When he came to Harvard, Duane says he was concerned about the rumors that students weren’t happy and didn’t enjoy life here. “But at the same time,” he told the RECORD, “I didn’t want to not go to Harvard.”
During his first days at the school, Duane never imagined what he would end up starting, but he does remember when it started. “I was in Temple Bar with Mike French [’02] and Craig Anderson [’02], and we were talking about a party, and I said, maybe I’ll put together a website and put it on there and they were jokingly encouraging me – and that was the moment the idea came into my head .”
Duane started by organizing bar reviews and calling up bars to see if they’d provide free snacks or drinks. “They just became bigger and bigger,” he said. As the bar reviews grew, he started to hold them in clubs.
At the same time, Duane started to recognize that the school’s web page simply didn’t cater to students. He explains that, like the bar reviews, things began small. “[W]hen I would plan these social parties and bar reviews, I didn’t want to have to put up flyers everywhere or call all my friends, so I said, I’ll just make up a little web page and put it up there.”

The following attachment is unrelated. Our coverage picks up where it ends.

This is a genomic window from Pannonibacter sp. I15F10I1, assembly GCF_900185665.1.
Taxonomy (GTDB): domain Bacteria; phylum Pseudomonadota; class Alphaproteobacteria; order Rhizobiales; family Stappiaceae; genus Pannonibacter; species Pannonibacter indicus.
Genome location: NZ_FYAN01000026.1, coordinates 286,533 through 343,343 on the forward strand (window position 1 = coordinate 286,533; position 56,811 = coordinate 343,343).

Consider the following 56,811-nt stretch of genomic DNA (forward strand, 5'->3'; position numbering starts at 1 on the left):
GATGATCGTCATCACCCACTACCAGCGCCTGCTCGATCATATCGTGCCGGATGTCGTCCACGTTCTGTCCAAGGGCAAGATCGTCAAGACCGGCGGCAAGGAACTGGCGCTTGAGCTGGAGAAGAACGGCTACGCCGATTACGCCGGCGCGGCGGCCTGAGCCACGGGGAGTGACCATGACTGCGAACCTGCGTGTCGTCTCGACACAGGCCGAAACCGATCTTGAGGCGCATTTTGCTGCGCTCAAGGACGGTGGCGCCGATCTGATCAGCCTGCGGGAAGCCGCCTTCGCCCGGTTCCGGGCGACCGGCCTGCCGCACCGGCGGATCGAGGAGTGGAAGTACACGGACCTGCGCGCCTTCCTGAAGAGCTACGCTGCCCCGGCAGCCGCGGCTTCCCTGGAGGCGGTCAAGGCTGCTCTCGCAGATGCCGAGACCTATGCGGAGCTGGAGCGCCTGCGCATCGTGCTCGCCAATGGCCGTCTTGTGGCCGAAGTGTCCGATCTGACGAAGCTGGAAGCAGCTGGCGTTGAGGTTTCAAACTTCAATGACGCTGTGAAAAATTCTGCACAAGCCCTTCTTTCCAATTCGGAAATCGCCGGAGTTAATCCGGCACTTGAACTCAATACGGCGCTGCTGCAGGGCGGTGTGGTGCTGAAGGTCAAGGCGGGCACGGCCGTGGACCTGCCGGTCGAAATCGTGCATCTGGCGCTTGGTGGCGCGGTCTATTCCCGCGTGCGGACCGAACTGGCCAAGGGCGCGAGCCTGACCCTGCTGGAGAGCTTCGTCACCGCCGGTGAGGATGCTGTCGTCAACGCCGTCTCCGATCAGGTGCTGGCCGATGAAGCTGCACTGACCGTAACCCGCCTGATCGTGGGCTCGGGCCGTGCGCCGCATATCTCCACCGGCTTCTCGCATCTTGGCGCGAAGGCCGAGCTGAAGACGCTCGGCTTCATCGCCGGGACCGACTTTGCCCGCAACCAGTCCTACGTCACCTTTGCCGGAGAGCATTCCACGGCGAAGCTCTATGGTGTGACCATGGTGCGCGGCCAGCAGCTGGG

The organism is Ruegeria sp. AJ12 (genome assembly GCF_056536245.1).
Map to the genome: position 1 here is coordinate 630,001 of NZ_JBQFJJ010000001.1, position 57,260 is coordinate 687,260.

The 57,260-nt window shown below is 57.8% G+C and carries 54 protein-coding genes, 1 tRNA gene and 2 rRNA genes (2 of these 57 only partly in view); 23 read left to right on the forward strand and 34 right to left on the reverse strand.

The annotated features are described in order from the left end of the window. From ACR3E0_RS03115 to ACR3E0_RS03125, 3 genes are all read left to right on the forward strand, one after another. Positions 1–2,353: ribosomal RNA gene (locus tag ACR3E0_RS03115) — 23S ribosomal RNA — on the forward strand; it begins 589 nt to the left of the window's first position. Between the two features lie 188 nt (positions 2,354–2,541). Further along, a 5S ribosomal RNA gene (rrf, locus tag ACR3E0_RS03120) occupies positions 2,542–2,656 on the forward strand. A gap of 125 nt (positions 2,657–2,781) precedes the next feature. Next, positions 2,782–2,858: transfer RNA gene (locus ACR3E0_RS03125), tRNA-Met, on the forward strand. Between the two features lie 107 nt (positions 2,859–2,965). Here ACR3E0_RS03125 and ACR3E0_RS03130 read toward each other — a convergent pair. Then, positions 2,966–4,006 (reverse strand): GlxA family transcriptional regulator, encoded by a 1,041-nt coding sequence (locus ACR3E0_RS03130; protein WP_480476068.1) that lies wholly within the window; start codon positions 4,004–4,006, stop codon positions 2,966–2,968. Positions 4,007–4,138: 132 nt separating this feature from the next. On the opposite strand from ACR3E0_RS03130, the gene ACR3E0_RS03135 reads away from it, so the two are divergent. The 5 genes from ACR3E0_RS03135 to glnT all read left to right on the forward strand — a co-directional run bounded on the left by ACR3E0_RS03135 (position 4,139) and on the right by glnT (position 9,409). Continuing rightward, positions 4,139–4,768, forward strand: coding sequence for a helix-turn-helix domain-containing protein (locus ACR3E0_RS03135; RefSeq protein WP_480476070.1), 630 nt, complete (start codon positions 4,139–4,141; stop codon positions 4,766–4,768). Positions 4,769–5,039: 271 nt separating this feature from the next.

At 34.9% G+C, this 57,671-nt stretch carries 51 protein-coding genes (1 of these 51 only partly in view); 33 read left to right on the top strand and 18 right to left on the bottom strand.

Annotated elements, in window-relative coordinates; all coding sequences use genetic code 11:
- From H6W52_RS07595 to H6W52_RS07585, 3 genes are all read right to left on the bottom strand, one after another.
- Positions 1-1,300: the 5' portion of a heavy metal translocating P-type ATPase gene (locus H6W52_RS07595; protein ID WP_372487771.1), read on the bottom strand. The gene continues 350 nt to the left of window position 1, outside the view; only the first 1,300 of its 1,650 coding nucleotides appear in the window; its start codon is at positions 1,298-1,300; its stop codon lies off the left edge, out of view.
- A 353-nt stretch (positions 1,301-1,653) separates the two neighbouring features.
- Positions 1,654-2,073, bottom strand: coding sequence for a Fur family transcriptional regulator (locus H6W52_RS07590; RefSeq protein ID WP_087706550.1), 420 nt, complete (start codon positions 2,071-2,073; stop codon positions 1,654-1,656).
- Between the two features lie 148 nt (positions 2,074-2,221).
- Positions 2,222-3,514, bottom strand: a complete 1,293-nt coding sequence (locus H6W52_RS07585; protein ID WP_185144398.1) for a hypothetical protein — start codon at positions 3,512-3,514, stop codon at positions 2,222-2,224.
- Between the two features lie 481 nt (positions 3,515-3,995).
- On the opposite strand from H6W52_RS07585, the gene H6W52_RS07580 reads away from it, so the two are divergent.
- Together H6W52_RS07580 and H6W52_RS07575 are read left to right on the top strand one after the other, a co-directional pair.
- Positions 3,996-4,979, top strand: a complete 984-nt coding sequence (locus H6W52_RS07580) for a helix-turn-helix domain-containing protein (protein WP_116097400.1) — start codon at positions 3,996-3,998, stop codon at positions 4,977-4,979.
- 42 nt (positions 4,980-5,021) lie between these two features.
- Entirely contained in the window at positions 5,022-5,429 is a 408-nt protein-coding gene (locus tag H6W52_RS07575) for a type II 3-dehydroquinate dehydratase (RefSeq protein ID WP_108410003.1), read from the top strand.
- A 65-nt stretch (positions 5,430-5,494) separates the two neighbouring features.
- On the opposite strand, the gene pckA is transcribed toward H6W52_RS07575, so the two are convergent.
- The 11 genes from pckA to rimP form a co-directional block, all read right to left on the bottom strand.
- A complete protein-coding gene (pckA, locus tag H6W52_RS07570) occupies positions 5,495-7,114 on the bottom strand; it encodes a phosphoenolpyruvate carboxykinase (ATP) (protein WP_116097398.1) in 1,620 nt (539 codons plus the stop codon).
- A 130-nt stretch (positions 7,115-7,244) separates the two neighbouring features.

As more people asked Duane to post their events, the website started to grow. Recognizing the untapped demand, he spent April in front of a computer writing the HTML that would become HLCentral.com. If you go to the site now, you will find a lot more than just listings of events. There are outline exchanges, electronic classified ads, pictures from recent parties and even a mail merge database to help students bulk mail law firms.
Until last Fall, though, HL Central was merely a website, and Duane was a 1L who would organize parties. HL Central the organization did not really take off until September. “The beginning of this year I just wanted to get people involved. I wanted people to share in my goal of lighting up the school and taking part in community service,” he told the RECORD.
While a lot of 1Ls didn’t realize that HL Central had just been Duane, enough showed up to his free pizza meetings that he was able to start handing off some of the work. During the summer, Duane had also started to see the potential for funding his community building efforts. “I saw all of this money that firms were throwing at law students in summer jobs and in trying to recruit them, and I thought that that money could be used so much more effectively for building community at HLS if we could just get even 1/1000 of what they spend on one summer associate over the course of the summer,” Duane said.
In exchange for organizing recruiting events, firms would make a donation to HL Central that the group could use for organizing trips, subsidizing parties, helping the community, and covering some of the day-to-day costs of the organization. As HL Central expanded and more students got involved, the organization finally incorporated itself as a non-profit.
A Rocky Road at Times